IBM, Forrester: AI Can Be Used to Improve How Employees Create, Consume Video

Artificial intelligence (AI) can be used by organizations to significantly enhance how employees can create and consume video, according to IBM Watson Media and Forrester Research.

An increasing number of companies are turning to video to help employees feel truly engaged amidst rapidly changing work dynamics, but there is more that companies can be doing with their internal video communications, according to the companies.

“Our employees today expect video – they expect that as part of the content mix in terms of how employers engage employees,” Forrester senior analyst Nick Barber said Nov. 8 during the IBM-sponsored webinar “Transform the Employee Experience with AI-Driven Video Communications.”

In fact, 88% of companies surveyed by Forrester said video was “crucial” to their organization’s ability to foster a corporate culture, he told viewers. But enterprises are “falling short,” he said.

For example, he pointed out, only 44% of companies are offering live corporate training, according to the findings of a survey of 505 full-time, U.S.-based employees at companies with more than 1,000 employees who personally work or collaborate with workers at other offices. The survey was conducted by Forrester on behalf of IBM.

On a positive note, 86% of marketing decision makers indicated that improving the employee experience was a priority over the next year, according to Barber, who cited the findings of a 2017 Forrester survey of 1,138 marketing decision makers. And 92% of employers surveyed indicated that their companies would be increasing the use of video over the next five years, he said.

Millennials in particular indicated that they wanted to consume and learn using video – both short- and long-form video, he noted. But he said they also want the tools to create video content, which has become easier as barriers to creation have come down.

Employees using video within their organizations, meanwhile, expect great experiences regardless of what device they’re using to view the content, he said.

Enterprise Content Delivery Networks (ECDNs) such as IBM’s can also be used to improve employees’ video viewing experiences, according to Barber.

But “video’s challenge today is around organization and delivery,” he said. And AI can be used in various ways to enhance the employee video experience and help overcome that challenge, he said. That includes AI-driven video communication strategies and processes around how video assets are managed to power both categorization and discoverability. AI can also drive improved video insight and discovery.

AI and metadata can be used to power search, Barber said, explaining that for high-volume, low-complexity tasks, one bot can do the work of 3-4 full-time employees. Despite the concerns of at least some people, however, AI won’t necessarily take away the jobs of those people performing high-volume, low-complexity tasks today, but instead work alongside those employees and free them up to work on low-volume, high-complexity tasks, he explained.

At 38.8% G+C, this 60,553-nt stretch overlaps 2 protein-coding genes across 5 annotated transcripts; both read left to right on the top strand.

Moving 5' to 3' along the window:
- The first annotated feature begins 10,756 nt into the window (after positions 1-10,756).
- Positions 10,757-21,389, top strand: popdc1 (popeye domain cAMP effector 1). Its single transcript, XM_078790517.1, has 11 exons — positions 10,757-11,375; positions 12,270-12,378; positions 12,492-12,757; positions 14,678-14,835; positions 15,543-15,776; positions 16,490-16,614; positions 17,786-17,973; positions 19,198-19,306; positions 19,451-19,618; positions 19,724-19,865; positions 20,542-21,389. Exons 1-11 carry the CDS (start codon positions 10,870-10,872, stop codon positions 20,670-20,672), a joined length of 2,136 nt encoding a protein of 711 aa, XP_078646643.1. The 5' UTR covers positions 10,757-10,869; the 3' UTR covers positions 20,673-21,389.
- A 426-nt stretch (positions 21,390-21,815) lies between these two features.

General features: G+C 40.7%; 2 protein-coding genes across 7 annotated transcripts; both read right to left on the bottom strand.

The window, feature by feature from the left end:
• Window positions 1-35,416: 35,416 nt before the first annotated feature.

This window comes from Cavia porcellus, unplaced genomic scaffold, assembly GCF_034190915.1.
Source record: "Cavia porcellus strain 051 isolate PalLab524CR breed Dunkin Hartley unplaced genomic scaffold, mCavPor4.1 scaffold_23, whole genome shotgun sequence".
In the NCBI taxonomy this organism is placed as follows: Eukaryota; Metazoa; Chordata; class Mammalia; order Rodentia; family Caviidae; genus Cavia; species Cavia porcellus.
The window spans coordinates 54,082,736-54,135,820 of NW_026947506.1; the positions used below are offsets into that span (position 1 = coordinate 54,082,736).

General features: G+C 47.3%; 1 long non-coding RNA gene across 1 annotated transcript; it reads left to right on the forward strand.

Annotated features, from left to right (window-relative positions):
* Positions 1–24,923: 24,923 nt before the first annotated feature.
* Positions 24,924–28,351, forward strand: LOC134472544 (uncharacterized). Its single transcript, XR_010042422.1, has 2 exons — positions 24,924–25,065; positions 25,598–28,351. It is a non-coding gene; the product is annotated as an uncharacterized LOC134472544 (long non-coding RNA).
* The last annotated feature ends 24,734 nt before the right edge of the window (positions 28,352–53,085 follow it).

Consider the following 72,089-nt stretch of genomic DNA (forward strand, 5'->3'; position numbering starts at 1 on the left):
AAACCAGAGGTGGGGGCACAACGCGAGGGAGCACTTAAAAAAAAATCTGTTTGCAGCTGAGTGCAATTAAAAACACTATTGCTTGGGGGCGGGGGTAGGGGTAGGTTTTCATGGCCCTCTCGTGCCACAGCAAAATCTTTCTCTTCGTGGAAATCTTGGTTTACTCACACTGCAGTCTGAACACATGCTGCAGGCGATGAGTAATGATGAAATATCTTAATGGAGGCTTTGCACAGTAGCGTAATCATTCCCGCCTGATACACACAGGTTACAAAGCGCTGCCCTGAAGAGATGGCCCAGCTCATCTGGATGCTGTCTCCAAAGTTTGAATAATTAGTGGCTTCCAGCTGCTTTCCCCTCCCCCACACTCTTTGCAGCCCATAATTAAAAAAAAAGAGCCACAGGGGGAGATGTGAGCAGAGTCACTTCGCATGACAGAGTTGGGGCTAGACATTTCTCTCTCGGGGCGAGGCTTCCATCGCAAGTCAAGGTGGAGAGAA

In other words, AI can be more like the lovable robot Johnny 5 from the movie “Short Circuit” and less like the evil AI trying to destroy mankind in the “Terminator” films, he joked.

Video closed captioning also offers multiple benefits, he said, noting 15% of American adults report at least some trouble hearing and 85% of Facebook video is watched without sound. Closed captioning and transcription enable search, he also pointed out, telling viewers human transcription can take 4-8 times the length of a video and cost is a huge barrier.

Optical character recognition, meanwhile, exposes text on slideware or images and makes such content searchable, he said. That’s especially important for enterprise video including company presentations, he noted.

AI detects scene changes and can split them into chapters, he went on to say, explaining that, for example, company town hall meetings that are more than an hour can be split into multiple videos based on different topics. Also, training videos can be broken into subtopics for easier consumption, according to Barber. Highlight clips can also be created from longer content, he noted.

Facial recognition, however, is the “holy grail” of video, he went on to point out. For video that’s only used internally at an organization, that technology is less controversial than when it’s used externally, he noted.

AI can also used as a “first line of defense” within an organization, according to Barber. For one thing, he explained, it can be used to monitor employee- or user-generated content and flag it for potential violations or unwanted material. Automatic identification, meanwhile, means that humans don’t need to review everything – and that stands to get content to the market faster, he said.

In general, AI should be adopted by companies to help speed time to market, according to Barber, noting the technology helps enrich assets with metadata that humans might not even consider.